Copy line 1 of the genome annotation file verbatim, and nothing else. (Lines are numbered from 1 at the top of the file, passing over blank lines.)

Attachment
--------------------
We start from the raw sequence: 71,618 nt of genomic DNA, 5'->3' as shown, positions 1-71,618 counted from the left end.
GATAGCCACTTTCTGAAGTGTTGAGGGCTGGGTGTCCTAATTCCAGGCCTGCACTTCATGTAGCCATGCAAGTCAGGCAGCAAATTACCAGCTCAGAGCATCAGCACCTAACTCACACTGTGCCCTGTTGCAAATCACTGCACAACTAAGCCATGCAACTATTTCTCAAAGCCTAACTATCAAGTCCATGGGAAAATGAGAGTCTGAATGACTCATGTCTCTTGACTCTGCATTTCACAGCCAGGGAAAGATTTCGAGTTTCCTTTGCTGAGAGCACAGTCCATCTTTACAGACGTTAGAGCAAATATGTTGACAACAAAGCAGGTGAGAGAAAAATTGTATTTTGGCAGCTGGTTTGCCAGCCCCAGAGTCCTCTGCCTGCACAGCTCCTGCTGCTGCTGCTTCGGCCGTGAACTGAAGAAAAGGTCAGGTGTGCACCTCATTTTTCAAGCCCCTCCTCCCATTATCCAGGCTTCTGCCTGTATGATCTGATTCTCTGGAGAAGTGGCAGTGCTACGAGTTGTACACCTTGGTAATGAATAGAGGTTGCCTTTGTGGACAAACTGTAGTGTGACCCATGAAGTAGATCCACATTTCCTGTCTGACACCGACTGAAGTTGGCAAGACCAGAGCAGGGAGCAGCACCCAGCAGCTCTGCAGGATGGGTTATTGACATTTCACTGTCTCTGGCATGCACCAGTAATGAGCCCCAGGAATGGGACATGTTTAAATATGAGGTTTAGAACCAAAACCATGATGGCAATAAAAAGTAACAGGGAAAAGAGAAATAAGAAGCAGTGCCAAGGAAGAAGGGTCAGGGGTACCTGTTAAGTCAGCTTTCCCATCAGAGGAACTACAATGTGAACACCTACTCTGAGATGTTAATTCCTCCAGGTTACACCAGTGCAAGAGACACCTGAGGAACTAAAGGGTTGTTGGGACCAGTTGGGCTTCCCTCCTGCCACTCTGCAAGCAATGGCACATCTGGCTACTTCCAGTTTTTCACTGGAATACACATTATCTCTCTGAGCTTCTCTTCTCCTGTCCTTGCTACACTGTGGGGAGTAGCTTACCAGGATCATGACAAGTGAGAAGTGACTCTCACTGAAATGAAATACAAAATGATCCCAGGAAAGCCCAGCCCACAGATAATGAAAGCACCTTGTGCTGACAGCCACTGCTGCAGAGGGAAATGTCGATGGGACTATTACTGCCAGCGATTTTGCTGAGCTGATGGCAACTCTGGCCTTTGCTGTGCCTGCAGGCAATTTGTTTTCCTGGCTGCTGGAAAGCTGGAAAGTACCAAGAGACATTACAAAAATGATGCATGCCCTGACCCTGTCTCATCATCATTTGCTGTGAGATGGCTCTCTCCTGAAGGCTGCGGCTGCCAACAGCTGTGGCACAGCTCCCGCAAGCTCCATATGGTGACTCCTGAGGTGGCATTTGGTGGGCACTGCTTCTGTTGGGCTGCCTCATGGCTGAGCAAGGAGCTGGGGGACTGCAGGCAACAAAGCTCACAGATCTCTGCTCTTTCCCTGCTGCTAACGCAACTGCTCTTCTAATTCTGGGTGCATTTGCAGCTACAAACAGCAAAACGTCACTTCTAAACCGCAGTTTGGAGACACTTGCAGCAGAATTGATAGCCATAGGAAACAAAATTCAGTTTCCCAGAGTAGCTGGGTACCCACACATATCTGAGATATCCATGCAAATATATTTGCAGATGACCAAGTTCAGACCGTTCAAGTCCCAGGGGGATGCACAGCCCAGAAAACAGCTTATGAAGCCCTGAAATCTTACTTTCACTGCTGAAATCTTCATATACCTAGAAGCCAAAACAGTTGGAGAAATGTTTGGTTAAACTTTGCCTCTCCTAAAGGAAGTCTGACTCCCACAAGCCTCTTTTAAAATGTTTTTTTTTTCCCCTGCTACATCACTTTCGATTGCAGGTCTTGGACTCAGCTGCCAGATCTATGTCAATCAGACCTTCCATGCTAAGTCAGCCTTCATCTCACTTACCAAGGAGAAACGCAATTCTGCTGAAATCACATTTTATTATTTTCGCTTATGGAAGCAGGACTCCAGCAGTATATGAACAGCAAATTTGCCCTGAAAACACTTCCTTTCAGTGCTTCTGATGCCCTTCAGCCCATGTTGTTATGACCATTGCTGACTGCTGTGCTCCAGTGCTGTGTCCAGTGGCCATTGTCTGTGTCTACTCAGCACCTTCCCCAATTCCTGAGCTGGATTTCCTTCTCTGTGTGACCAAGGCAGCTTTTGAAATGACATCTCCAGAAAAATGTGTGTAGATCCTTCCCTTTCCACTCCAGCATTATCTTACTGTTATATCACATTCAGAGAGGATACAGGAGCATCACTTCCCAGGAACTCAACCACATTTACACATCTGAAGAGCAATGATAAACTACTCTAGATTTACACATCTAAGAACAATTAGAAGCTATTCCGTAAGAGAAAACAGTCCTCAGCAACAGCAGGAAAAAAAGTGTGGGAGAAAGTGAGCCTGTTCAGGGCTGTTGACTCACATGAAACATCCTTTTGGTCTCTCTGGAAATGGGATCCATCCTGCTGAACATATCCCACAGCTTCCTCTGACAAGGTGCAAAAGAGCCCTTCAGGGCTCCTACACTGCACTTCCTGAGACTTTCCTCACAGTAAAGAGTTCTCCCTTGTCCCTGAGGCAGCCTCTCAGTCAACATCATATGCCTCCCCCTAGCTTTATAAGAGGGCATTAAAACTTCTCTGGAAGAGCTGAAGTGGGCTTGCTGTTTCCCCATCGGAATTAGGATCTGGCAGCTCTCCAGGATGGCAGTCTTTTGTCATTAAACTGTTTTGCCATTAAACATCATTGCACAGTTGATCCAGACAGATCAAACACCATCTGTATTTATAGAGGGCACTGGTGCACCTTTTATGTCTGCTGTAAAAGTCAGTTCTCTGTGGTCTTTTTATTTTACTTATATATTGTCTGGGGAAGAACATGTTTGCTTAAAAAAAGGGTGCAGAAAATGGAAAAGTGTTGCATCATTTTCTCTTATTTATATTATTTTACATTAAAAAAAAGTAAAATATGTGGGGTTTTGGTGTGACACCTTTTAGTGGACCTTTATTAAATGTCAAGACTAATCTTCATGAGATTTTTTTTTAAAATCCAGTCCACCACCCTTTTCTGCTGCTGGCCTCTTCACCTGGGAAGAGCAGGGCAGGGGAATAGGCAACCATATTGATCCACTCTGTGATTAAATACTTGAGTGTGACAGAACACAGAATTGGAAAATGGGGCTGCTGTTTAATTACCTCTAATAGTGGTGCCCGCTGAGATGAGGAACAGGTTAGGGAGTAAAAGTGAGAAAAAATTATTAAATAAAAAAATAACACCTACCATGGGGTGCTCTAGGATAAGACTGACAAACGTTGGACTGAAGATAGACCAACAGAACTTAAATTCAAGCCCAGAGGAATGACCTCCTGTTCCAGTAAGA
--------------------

We start from the raw sequence: 71,618 nt of genomic DNA, 5'->3' as shown, positions 1-71,618 counted from the left end.